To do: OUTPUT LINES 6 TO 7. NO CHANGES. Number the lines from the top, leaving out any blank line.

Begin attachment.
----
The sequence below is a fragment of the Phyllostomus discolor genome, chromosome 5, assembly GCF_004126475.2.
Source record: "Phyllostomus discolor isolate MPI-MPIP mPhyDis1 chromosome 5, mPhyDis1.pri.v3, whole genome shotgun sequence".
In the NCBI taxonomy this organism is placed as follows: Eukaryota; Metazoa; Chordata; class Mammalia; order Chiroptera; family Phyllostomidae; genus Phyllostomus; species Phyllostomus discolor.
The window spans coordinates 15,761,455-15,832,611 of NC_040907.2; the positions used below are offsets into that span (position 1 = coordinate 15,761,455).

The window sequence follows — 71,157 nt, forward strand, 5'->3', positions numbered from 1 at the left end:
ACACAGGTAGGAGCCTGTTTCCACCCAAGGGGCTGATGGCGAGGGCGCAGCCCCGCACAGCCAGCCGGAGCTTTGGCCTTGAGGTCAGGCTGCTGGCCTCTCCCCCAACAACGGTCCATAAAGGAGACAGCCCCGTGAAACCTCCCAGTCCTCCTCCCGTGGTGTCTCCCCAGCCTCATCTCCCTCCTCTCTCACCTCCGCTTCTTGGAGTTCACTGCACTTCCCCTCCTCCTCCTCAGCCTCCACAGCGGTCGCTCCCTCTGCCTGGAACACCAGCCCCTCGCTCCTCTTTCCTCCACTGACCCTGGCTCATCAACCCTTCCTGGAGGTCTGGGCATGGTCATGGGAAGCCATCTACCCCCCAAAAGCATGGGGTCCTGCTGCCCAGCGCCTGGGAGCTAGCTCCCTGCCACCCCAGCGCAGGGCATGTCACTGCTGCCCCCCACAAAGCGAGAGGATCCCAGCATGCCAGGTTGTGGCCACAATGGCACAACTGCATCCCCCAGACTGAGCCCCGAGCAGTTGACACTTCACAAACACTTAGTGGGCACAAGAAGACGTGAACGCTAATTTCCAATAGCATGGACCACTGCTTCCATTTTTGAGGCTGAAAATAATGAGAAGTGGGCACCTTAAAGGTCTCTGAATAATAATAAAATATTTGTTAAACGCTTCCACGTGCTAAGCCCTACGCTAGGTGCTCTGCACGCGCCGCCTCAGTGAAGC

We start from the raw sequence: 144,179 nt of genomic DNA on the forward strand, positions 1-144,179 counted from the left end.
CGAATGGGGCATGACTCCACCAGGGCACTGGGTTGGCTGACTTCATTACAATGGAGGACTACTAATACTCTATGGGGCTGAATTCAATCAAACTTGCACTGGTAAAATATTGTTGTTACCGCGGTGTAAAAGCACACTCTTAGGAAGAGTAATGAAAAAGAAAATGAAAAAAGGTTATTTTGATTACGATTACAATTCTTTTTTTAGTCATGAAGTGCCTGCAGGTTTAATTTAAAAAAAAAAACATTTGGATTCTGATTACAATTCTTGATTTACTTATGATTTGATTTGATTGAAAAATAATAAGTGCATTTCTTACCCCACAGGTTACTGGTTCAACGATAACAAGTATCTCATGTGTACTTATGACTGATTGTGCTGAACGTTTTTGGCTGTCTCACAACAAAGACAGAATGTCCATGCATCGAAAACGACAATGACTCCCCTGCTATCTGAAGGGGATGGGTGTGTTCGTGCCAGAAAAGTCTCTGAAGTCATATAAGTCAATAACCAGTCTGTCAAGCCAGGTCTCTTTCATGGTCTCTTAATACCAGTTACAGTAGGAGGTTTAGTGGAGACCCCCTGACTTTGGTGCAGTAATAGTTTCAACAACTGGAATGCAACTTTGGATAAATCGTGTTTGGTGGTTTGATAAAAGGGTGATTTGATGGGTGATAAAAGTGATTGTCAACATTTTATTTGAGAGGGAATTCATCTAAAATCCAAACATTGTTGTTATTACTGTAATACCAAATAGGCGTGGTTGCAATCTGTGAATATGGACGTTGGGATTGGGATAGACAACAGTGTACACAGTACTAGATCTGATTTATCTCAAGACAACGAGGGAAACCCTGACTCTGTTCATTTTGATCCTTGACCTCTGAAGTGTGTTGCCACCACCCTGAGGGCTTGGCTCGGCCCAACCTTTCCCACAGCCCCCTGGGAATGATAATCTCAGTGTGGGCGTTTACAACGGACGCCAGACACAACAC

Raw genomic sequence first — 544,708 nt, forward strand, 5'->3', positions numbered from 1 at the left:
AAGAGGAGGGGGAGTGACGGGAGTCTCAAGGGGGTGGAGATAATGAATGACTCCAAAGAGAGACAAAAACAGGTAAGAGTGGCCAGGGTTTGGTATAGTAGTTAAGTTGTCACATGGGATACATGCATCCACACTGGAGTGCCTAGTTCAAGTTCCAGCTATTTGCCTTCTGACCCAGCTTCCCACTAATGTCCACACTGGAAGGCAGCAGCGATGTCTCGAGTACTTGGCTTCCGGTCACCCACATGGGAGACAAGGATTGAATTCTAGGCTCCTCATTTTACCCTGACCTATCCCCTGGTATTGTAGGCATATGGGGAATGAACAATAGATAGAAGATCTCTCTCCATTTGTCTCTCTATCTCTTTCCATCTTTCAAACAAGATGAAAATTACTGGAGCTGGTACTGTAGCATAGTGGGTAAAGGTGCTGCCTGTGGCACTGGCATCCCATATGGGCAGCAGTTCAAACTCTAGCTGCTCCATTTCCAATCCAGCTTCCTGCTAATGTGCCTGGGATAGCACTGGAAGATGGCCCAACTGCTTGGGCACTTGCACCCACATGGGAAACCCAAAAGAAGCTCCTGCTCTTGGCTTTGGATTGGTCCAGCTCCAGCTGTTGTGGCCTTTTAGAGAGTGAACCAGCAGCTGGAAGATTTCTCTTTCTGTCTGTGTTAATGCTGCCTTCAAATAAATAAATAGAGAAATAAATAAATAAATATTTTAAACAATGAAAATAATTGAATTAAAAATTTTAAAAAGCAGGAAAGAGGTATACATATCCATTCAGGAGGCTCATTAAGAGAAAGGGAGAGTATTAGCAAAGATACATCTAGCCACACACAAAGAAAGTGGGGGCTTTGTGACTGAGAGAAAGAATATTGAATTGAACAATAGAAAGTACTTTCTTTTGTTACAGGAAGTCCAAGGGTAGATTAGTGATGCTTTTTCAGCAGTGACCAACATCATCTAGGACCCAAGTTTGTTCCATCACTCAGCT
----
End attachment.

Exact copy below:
ACACAGGTAGGAGCCTGTTTCCACCCAAGGGGCTGATGGCGAGGGCGCAGCCCCGCACAGCCAGCCGGAGCTTTGGCCTTGAGGTCAGGCTGCTGGCCTCTCCCCCAACAACGGTCCATAAAGGAGACAGCCCCGTGAAACCTCCCAGTCCTCCTCCCGTGGTGTCTCCCCAGCCTCATCTCCCTCCTCTCTCACCTCCGCTTCTTGGAGTTCACTGCACTTCCCCTCCTCCTCCTCAGCCTCCACAGCGGTCGCTCCCTCTGCCTGGAACACCAGCCCCTCGCTCCTCTTTCCTCCACTGACCCTGGCTCATCAACCCTTCCTGGAGGTCTGGGCATGGTCATGGGAAGCCATCTACCCCCCAAAAGCATGGGGTCCTGCTGCCCAGCGCCTGGGAGCTAGCTCCCTGCCACCCCAGCGCAGGGCATGTCACTGCTGCCCCCCACAAAGCGAGAGGATCCCAGCATGCCAGGTTGTGGCCACAATGGCACAACTGCATCCCCCAGACTGAGCCCCGAGCAGTTGACACTTCACAAACACTTAGTGGGCACAAGAAGACGTGAACGCTAATTTCCAATAGCATGGACCACTGCTTCCATTTTTGAGGCTGAAAATAATGAGAAGTGGGCACCTTAAAGGTCTCTGAATAATAATAAAATATTTGTTAAACGCTTCCACGTGCTAAGCCCTACGCTAGGTGCTCTGCACGCGCCGCCTCAGTGAAGC

We start from the raw sequence: 144,179 nt of genomic DNA on the forward strand, positions 1-144,179 counted from the left end.